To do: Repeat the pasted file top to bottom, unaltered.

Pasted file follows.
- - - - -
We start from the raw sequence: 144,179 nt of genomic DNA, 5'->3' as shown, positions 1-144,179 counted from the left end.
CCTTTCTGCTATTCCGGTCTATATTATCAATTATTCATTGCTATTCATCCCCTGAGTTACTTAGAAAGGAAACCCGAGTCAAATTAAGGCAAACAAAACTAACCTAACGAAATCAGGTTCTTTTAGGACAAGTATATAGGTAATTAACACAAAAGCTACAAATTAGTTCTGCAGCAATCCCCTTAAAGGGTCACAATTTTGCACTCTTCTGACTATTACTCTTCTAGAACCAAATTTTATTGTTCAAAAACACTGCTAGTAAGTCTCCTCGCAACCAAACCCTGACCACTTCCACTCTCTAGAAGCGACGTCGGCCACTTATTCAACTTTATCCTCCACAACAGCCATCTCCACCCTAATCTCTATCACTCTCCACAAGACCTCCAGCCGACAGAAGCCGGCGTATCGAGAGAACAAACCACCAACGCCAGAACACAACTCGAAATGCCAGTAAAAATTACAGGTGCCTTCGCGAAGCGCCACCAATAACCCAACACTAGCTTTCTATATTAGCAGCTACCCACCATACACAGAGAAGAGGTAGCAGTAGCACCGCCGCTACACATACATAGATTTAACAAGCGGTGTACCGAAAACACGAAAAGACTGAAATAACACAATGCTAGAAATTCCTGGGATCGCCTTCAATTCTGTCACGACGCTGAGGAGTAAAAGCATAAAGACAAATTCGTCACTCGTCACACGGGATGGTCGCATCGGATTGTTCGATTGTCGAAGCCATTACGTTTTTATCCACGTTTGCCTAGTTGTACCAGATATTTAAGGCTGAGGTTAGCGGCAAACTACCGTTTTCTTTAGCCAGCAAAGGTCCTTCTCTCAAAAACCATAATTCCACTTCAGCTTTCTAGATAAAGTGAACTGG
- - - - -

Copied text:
We start from the raw sequence: 144,179 nt of genomic DNA, 5'->3' as shown, positions 1-144,179 counted from the left end.
CCTTTCTGCTATTCCGGTCTATATTATCAATTATTCATTGCTATTCATCCCCTGAGTTACTTAGAAAGGAAACCCGAGTCAAATTAAGGCAAACAAAACTAACCTAACGAAATCAGGTTCTTTTAGGACAAGTATATAGGTAATTAACACAAAAGCTACAAATTAGTTCTGCAGCAATCCCCTTAAAGGGTCACAATTTTGCACTCTTCTGACTATTACTCTTCTAGAACCAAATTTTATTGTTCAAAAACACTGCTAGTAAGTCTCCTCGCAACCAAACCCTGACCACTTCCACTCTCTAGAAGCGACGTCGGCCACTTATTCAACTTTATCCTCCACAACAGCCATCTCCACCCTAATCTCTATCACTCTCCACAAGACCTCCAGCCGACAGAAGCCGGCGTATCGAGAGAACAAACCACCAACGCCAGAACACAACTCGAAATGCCAGTAAAAATTACAGGTGCCTTCGCGAAGCGCCACCAATAACCCAACACTAGCTTTCTATATTAGCAGCTACCCACCATACACAGAGAAGAGGTAGCAGTAGCACCGCCGCTACACATACATAGATTTAACAAGCGGTGTACCGAAAACACGAAAAGACTGAAATAACACAATGCTAGAAATTCCTGGGATCGCCTTCAATTCTGTCACGACGCTGAGGAGTAAAAGCATAAAGACAAATTCGTCACTCGTCACACGGGATGGTCGCATCGGATTGTTCGATTGTCGAAGCCATTACGTTTTTATCCACGTTTGCCTAGTTGTACCAGATATTTAAGGCTGAGGTTAGCGGCAAACTACCGTTTTCTTTAGCCAGCAAAGGTCCTTCTCTCAAAAACCATAATTCCACTTCAGCTTTCTAGATAAAGTGAACTGG